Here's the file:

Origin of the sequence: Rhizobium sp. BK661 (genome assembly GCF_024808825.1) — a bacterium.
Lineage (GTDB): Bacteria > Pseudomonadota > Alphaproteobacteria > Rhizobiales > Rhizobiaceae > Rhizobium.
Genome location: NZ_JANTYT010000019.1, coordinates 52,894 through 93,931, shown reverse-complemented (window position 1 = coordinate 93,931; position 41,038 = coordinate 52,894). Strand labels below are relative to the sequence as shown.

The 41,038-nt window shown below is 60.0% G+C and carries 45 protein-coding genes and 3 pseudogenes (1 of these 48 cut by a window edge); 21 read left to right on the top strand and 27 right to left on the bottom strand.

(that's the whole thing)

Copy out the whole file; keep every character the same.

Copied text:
Origin of the sequence: Rhizobium sp. BK661 (genome assembly GCF_024808825.1) — a bacterium.
Lineage (GTDB): Bacteria > Pseudomonadota > Alphaproteobacteria > Rhizobiales > Rhizobiaceae > Rhizobium.
Genome location: NZ_JANTYT010000019.1, coordinates 52,894 through 93,931, shown reverse-complemented (window position 1 = coordinate 93,931; position 41,038 = coordinate 52,894). Strand labels below are relative to the sequence as shown.

The 41,038-nt window shown below is 60.0% G+C and carries 45 protein-coding genes and 3 pseudogenes (1 of these 48 cut by a window edge); 21 read left to right on the top strand and 27 right to left on the bottom strand.